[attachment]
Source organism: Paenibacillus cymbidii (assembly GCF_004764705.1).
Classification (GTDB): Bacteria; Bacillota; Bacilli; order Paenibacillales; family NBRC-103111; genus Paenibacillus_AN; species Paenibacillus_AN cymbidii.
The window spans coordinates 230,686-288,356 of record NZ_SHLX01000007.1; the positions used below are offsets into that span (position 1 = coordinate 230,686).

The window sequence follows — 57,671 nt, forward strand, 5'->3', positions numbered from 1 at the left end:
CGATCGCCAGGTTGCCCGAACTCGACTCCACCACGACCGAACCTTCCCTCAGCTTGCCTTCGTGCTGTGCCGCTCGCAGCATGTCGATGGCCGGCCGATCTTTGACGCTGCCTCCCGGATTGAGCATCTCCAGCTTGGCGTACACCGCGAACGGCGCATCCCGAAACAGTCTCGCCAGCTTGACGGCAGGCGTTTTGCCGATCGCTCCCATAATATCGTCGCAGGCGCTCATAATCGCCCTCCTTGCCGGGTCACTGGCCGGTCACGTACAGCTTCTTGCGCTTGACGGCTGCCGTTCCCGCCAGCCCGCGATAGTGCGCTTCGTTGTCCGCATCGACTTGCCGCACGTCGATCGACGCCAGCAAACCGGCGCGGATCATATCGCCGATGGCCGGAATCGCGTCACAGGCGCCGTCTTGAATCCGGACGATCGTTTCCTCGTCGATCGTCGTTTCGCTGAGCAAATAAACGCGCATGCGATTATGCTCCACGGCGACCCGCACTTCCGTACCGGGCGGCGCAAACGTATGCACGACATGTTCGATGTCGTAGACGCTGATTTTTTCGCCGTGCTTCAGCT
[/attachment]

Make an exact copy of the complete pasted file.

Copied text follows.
Source organism: Paenibacillus cymbidii (assembly GCF_004764705.1).
Classification (GTDB): Bacteria; Bacillota; Bacilli; order Paenibacillales; family NBRC-103111; genus Paenibacillus_AN; species Paenibacillus_AN cymbidii.
The window spans coordinates 230,686-288,356 of record NZ_SHLX01000007.1; the positions used below are offsets into that span (position 1 = coordinate 230,686).

The window sequence follows — 57,671 nt, forward strand, 5'->3', positions numbered from 1 at the left end:
CGATCGCCAGGTTGCCCGAACTCGACTCCACCACGACCGAACCTTCCCTCAGCTTGCCTTCGTGCTGTGCCGCTCGCAGCATGTCGATGGCCGGCCGATCTTTGACGCTGCCTCCCGGATTGAGCATCTCCAGCTTGGCGTACACCGCGAACGGCGCATCCCGAAACAGTCTCGCCAGCTTGACGGCAGGCGTTTTGCCGATCGCTCCCATAATATCGTCGCAGGCGCTCATAATCGCCCTCCTTGCCGGGTCACTGGCCGGTCACGTACAGCTTCTTGCGCTTGACGGCTGCCGTTCCCGCCAGCCCGCGATAGTGCGCTTCGTTGTCCGCATCGACTTGCCGCACGTCGATCGACGCCAGCAAACCGGCGCGGATCATATCGCCGATGGCCGGAATCGCGTCACAGGCGCCGTCTTGAATCCGGACGATCGTTTCCTCGTCGATCGTCGTTTCGCTGAGCAAATAAACGCGCATGCGATTATGCTCCACGGCGACCCGCACTTCCGTACCGGGCGGCGCAAACGTATGCACGACATGTTCGATGTCGTAGACGCTGATTTTTTCGCCGTGCTTCAGCT